In the Wilderness - Paul Klee, 1921, 22. Oil-transfer drawing and watercolour on paper on cardboard. Zentrum Paul Klee, Bern.

In the Wilderness – Paul Klee, 1921, 22. Oil-transfer drawing and watercolour on paper on cardboard. Zentrum Paul Klee, Bern.

Klee began to exhibit a little over a hundred years ago in his hometown Bern (Switserland). For a long time he was not very successful, he performed as a violinist and he taught art students for over a decade. At the heart of his career lays a sustained involvement with the Bauhaus, the hothouse for the creative revolution of the twentieth century in Europe.

Room Perspective with Inhabitants - Paul Klee, 1921, 24. Oil-transfer drawing and watercolour on paper on cardboard. Zentrum Paul Klee, Bern.

Room Perspective with Inhabitants – Paul Klee, 1921, 24. Oil-transfer drawing and watercolour on paper on cardboard. Zentrum Paul Klee, Bern.

Colleagues of Klee recalled his studio as ‘carefully ordered confusion’. Klee established an environment in which to work on several pieces simultaneously which allowed him to produce watercolours, drawings and oil paintings at the same time and in generous quantities. He kept track of his output in his ‘oeuvre catalogue’ of completed works which he maintained for over thirty years. Each work is given a code which he inscribes on virtually every work on paper. For example, 1921/24 on ‘Room Perspective with inhabitants’ above announces that it is the 24th completed work in 1921.

The Twittering Machine - Paul Klee, 1922, 151. Oil-transfer drawing and watercolour on paper on cardboard. The Museum of Modern Art, NY.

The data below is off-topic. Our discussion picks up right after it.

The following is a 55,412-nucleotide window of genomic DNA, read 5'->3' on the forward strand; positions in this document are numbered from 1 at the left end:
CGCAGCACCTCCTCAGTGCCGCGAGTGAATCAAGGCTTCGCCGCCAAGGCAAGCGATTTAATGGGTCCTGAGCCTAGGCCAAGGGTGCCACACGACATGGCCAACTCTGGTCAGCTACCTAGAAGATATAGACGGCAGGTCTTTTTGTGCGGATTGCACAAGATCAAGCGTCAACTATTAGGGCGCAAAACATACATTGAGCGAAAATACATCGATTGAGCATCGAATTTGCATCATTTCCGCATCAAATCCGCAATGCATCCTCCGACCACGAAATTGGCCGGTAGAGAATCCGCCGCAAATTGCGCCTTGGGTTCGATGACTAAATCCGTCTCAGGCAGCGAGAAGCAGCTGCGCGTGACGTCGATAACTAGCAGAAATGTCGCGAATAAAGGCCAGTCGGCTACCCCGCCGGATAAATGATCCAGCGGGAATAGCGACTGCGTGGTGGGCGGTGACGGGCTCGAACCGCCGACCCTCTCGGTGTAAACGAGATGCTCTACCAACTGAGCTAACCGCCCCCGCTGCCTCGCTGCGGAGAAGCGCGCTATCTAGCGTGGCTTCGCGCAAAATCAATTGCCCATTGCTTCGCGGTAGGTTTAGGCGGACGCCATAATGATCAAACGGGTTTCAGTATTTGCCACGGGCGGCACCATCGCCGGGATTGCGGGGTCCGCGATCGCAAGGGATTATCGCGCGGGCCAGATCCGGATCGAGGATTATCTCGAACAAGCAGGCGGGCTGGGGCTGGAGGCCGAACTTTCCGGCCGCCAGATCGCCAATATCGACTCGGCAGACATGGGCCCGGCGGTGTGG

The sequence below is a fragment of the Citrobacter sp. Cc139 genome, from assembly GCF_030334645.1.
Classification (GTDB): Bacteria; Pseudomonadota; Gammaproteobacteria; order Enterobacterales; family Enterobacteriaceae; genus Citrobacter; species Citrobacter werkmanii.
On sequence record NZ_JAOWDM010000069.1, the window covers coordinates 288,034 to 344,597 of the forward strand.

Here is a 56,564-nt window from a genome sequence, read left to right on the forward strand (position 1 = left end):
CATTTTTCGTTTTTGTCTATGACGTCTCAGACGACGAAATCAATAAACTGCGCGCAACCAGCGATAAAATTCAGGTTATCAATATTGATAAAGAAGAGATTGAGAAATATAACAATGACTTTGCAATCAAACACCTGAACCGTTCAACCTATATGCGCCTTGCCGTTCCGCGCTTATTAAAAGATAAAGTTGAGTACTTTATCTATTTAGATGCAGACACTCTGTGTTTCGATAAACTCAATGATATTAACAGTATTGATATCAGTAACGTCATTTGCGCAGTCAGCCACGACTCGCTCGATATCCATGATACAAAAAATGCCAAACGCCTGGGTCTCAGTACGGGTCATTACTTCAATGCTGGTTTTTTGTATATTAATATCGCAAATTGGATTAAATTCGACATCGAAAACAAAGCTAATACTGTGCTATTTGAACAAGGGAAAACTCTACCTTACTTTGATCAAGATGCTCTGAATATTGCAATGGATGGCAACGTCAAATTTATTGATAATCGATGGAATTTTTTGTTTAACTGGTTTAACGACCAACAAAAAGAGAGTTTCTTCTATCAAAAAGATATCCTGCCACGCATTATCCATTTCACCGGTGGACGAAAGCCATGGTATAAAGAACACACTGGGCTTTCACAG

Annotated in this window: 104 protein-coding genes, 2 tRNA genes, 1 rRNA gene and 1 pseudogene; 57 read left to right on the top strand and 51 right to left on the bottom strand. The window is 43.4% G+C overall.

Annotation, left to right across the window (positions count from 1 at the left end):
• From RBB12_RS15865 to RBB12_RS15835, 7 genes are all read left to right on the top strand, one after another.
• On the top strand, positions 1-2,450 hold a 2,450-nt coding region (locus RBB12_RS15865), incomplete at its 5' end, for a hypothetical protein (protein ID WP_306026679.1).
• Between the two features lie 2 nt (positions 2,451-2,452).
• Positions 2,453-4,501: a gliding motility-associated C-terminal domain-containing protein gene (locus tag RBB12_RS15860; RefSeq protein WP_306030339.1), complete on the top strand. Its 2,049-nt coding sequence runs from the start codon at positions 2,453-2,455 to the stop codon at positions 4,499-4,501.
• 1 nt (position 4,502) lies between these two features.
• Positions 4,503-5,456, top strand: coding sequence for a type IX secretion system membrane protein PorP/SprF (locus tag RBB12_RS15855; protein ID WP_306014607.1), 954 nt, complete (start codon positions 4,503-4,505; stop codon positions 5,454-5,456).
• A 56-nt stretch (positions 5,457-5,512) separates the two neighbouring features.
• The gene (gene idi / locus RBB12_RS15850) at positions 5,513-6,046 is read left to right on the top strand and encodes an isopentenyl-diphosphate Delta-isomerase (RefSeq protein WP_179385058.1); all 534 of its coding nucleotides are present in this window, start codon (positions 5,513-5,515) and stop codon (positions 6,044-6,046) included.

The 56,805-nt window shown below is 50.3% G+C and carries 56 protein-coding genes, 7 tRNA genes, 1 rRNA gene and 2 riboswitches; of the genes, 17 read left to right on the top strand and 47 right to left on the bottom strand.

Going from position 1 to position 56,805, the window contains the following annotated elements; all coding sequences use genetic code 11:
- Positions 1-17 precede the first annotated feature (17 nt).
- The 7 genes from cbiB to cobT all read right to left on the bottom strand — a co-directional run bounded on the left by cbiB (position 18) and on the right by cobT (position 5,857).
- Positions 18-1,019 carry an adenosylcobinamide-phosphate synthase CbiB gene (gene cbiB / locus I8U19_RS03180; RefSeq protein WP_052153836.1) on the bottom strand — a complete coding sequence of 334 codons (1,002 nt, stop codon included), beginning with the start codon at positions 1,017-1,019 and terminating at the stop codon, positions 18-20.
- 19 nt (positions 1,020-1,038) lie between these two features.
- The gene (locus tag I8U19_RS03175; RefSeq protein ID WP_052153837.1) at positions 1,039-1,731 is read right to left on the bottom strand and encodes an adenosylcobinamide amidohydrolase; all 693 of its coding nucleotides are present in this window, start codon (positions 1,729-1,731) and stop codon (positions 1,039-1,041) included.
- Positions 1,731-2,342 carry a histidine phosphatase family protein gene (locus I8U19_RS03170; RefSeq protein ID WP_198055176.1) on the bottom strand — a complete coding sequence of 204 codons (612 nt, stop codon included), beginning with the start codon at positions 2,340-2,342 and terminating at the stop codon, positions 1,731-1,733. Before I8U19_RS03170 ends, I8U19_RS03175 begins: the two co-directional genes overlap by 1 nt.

The Twittering Machine – Paul Klee, 1922, 151. Oil-transfer drawing and watercolour on paper on cardboard. The Museum of Modern Art, NY.

Klee was inventive in many ways. Just as he made his own tools and brushes, so he developed his own techniques. For example his ‘oil-transfer’ of which all drawings shown in this post are examples. His ‘oil-transfer’ was essentially a home-made tracing system. A sheet of paper coated with black oil paint was, when dry to the touch, laid face down on what would be the host sheet for the image. On top of both was placed a drawing, the lines of which were retraced with an etching needle so as to press the oil paint onto the bottom sheet. The atmosphere of these ‘oil-transfer’ drawings is enhanced by the smudges of black paint pressed through by the drawing hand and which provides a resist to the superimposed coloured washes.

Ghost of a Genius - Paul Klee, 1922, 10. Oil-transfer drawing and watercolour on paper on card. Scottish National Gallery of Modern Art, Edinburgh.

Ghost of a Genius – Paul Klee, 1922, 10. Oil-transfer drawing and watercolour on paper on card. Scottish National Gallery of Modern Art, Edinburgh.

Paul Klee stated: ‘Art does not reproduce the visible, rather, it makes visible’. And that might well be the reason why i simply can’t stop looking at his fascinating work.

All pictures shown are scans from the catalogue ‘Paul Klee: making visible’, 2013, Tate Publishing.